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[tcpcrypt-dev] tcpcrypt userland tests 3 and 6 fail

Andrea Bittau bittau at
Wed Jul 23 10:16:51 PDT 2014

On Wed, Jul 23, 2014 at 10:06 AM, Daniel Kahn Gillmor
<dkg at> wrote:
> On 07/23/2014 01:20 AM, Andrea Bittau wrote:
>> great - if the code works properly, it basically means that the CRYPT
>> option was stripped by a middlebox on your SYN to our check server.
> OK, i think i can confirm that the "middlebox" in question was the kvm
> userspace networking translation layer (which makes sense, since it
> wouldn't be capable of setting TCP options as a non-privileged user on
> the forwarded traffic).
> I've successfully used the latest build of tcpcrypt now from the network
> here at IETF-90.
>> The good news is that tcpcrypt wouldn't cause your internet to die -
>> i.e., it gracefully fell back to vanilla TCP.
> yep, that's a sensible approach.
>> The implementation is now super aggressive and disables tcpcrypt if
>> all tests don't fully pass.  Maybe I should change the code to disable
>> tcprypt only if tcpcrypt fully fails: e.g., connections HANG rather
>> than being downgraded.  What do you think?
> i think that's reasonable for now.  we should talk about what you think
> the right packaging strategy should be.  I'm thinking the approach
> should be something like (these are sequential steps):
>  0) create one package, tcpcrypt with just tcpcryptd and tcnetstat and
> and test/tcpcrypt, without any sort of system
> initialization. To do this, it would be really nice to have some
> documentation, even if just simple manpages.  i can write up some pod if
> that would be useful and we can feed it through pod2man, or we could add
> --help and --version options to the executables directly and use help2man.

It'd be great if you can write some man pages.

The key components are tcpcryptd, and (so people can get the session ID and start using
tcpcrypt for authentication).  tcnetstat is really nice to have for
debugging.  test/tcpcrypt is not critical I think.  That was more for
getting the numbers for the paper.  A port of netcat that prints the
session ID would be cool.

>  1) create a tcpcrypt-dev package that has a symlink  and
> the header files (and maybe tcs) -- this package will help people who
> want to link their tools into libtcpcrypt.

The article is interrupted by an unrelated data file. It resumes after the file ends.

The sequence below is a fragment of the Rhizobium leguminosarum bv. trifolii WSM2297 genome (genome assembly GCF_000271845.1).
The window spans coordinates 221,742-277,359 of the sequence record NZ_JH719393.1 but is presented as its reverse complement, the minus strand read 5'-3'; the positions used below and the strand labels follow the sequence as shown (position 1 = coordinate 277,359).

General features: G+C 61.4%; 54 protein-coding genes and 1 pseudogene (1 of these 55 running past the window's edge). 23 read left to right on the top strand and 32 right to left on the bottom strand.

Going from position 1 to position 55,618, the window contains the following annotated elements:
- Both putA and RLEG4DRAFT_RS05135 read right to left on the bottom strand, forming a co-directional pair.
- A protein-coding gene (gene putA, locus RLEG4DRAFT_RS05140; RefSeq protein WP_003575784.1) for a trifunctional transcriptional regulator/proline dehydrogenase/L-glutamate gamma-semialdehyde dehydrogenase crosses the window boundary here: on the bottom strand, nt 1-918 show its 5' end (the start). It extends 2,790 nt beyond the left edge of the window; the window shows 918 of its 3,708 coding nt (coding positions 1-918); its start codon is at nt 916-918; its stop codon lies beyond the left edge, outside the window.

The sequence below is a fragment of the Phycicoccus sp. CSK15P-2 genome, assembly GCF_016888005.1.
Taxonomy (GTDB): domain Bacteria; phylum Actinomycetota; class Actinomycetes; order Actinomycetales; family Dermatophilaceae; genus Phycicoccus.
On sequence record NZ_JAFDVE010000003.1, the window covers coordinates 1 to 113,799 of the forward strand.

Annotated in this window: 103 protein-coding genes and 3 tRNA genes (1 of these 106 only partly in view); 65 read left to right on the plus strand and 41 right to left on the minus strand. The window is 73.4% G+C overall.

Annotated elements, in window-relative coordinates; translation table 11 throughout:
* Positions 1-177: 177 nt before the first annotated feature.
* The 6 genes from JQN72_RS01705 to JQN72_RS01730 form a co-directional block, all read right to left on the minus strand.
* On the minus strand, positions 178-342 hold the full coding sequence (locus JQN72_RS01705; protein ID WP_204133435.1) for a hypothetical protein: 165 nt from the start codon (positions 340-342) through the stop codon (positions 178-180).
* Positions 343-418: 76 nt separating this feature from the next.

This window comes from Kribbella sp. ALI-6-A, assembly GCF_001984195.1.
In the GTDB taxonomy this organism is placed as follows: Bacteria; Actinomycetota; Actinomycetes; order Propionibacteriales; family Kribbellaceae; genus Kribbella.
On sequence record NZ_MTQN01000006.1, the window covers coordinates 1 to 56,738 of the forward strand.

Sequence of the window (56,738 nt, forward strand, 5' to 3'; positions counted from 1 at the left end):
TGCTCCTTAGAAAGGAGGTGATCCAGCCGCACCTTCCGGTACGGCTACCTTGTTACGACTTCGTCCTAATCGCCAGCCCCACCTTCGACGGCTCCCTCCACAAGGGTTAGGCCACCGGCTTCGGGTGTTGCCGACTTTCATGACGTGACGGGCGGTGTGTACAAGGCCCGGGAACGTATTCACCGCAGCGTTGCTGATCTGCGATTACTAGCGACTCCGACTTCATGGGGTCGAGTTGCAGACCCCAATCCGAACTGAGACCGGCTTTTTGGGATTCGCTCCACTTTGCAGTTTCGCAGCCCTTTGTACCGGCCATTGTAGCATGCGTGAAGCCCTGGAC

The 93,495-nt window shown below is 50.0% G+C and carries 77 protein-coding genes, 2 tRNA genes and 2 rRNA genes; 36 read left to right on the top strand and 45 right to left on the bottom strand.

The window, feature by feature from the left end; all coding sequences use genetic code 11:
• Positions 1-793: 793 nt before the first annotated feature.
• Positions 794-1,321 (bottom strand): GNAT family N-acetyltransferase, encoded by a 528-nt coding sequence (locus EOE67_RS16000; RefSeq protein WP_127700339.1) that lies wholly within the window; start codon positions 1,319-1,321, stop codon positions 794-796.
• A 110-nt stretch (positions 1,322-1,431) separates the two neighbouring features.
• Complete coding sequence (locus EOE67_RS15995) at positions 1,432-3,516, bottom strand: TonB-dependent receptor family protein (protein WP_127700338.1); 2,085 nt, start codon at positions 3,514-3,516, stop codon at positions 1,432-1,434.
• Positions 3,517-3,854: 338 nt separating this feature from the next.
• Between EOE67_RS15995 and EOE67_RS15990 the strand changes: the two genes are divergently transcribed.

Yeah we need this.

>  2) create a systemd .service file and/or a sysvinit script which sets
> up the iptables-based redirection.

Totally.  I wonder whether it should call or in
fact we should get rid of the script entirely and just use init
scripts.  After all, it's all OS-dependent so init scripts might be
best?  I suggest using the OS init scripts and launching tcpcryptd

One thing I want to keep though: if tcpcryptd crashes, the firewall
rules should be reset to avoid network blockage.  That's the night
thing of  So maybe we do need a script after all.
I'm not sure how to accomplish this with the init scripts.  If it's
not possible, then the init script should call

>  3) look into packaging the kernel modules (for debian, this is likely
> to be a dkms [0] source package).  I expect this to come later -- we can
> focus on the userspace tools first.

Yes we should focus on the userspace.  We actually had people (and
companies) contact us saying that they'd deploy the user space version
but not the kernel!  So there's a lot of interest in the userspace

The kernel version is outdated at this time.

> note that debian also has two ports that use the freebsd kernel -- i'm
> not sure what the right approach to packaging tcpcryptd on that
> platform, it may take a bit of gymnastics.

Cool.  The good news is that tcpcrypt works on freebsd!

> Any suggestions or concerns?

Please go ahead when able!

thanks for all the good work.

>         --dkg
> [0]

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